Management of Persistent Pain in Older Adults: the MOBILIZE Boston Study (American Geriatrics Society)

Summary

The authors of this article investigated the prevalence of pharmacological (PS) and nonpharmacological (NPS) pain management approaches for older adults with persistent pain, and the characteristics associated with use of these approaches in the Boston, Massachusetts, area. It was found that just one-third of older adults with persistent pain reported pain management strategies consistent with current guidelines. Further research is needed into choices, barriers to adherence, and the benefits of multiple modalities used by older adults with persistent pain use.

Full Text Link (Note: This article requires a suitable Athens password, a journal subscription or payment for access).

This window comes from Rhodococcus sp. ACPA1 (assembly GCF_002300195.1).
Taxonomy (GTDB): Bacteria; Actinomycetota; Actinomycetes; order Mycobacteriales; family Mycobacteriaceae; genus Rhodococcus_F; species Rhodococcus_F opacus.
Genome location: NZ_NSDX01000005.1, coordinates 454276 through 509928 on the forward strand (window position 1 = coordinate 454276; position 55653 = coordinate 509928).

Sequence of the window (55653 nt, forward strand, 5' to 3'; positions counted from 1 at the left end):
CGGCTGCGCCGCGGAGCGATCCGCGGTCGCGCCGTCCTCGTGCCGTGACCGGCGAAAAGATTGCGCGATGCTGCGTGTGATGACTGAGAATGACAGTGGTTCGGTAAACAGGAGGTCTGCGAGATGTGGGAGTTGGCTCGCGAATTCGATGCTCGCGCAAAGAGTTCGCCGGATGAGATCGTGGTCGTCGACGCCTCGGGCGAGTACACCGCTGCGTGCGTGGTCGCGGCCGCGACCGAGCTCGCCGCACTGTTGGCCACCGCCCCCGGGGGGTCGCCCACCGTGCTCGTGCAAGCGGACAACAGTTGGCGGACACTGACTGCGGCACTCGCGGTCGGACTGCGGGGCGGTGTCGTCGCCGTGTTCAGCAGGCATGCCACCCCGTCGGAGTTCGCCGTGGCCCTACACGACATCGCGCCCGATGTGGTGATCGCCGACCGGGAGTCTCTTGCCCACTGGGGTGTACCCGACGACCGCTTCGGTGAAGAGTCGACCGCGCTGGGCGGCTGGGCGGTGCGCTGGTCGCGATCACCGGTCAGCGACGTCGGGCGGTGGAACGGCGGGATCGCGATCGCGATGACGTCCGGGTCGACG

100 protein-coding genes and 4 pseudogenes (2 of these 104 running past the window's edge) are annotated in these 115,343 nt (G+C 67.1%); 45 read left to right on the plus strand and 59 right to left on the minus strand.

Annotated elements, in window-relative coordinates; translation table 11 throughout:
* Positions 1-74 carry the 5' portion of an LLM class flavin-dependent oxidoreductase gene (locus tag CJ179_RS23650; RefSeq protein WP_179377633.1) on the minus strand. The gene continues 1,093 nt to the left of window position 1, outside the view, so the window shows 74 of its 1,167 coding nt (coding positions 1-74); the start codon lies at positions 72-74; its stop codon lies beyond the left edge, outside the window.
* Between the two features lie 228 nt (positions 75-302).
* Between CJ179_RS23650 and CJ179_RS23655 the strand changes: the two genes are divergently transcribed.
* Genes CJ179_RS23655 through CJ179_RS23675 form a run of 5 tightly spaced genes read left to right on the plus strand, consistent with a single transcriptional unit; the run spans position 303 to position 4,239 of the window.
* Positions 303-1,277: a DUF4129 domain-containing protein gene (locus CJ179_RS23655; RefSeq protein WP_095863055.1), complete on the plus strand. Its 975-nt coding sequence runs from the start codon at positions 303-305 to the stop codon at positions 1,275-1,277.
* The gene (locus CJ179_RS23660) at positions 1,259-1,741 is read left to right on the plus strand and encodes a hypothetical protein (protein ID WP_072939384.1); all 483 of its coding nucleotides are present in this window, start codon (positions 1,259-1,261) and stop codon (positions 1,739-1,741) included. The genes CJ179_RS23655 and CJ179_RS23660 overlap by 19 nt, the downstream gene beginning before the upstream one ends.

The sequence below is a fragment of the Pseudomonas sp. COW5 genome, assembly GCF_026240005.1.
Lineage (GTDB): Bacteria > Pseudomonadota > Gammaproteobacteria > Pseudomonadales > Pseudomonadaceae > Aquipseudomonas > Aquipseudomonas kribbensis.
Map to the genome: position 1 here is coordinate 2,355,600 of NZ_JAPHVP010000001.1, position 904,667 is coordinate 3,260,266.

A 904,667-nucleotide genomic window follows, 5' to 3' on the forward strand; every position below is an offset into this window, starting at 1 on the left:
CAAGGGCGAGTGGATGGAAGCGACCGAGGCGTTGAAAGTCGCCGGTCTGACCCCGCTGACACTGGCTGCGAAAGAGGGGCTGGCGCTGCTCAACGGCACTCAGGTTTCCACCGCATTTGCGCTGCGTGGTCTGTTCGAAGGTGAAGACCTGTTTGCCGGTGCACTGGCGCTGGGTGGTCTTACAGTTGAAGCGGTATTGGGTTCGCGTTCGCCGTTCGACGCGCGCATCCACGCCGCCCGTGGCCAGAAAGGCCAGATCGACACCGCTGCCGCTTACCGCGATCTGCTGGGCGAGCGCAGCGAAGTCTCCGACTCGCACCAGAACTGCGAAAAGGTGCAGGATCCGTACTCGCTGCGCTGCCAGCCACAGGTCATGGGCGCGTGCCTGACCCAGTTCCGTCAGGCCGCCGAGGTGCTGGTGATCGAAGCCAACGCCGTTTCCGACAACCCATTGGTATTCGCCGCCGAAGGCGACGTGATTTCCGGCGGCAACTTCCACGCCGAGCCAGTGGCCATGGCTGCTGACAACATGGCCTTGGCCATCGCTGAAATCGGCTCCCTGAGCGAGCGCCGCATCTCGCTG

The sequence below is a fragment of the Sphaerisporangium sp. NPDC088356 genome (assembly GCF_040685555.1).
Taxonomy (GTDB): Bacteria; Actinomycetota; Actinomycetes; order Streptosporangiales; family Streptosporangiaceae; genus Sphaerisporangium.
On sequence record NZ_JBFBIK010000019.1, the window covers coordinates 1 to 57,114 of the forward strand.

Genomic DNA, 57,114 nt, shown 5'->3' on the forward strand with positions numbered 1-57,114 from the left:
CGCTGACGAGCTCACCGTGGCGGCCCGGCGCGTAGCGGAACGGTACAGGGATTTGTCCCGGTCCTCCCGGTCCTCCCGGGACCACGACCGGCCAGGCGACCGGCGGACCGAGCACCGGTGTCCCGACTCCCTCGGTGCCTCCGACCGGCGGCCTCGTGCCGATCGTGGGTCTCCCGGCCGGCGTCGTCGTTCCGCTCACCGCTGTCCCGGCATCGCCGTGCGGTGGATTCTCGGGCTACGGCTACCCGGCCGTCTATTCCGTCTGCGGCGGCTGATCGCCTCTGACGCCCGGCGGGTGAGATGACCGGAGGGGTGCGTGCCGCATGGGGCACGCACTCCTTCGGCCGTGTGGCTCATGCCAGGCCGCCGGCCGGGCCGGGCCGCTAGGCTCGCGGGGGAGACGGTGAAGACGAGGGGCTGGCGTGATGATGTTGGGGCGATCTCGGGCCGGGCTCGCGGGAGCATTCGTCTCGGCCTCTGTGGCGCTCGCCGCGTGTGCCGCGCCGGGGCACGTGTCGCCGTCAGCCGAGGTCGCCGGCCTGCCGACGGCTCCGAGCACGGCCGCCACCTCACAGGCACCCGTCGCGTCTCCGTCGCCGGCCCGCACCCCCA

Reference

Stewart, C. Leveille, SG. [and] Shmerling, RH. [et al] (2012). Management of Persistent Pain in Older Adults: The MOBILIZE Boston Study. Journal of the American Geriatrics Society, 2012, Vol.60(11), pp.2081-2086. (Click here to view the PubMed abstract).

About Dementia and Elderly Care News

Dementia and Elderly Care News. Wolverhampton Medical Institute: WMI. (jh)
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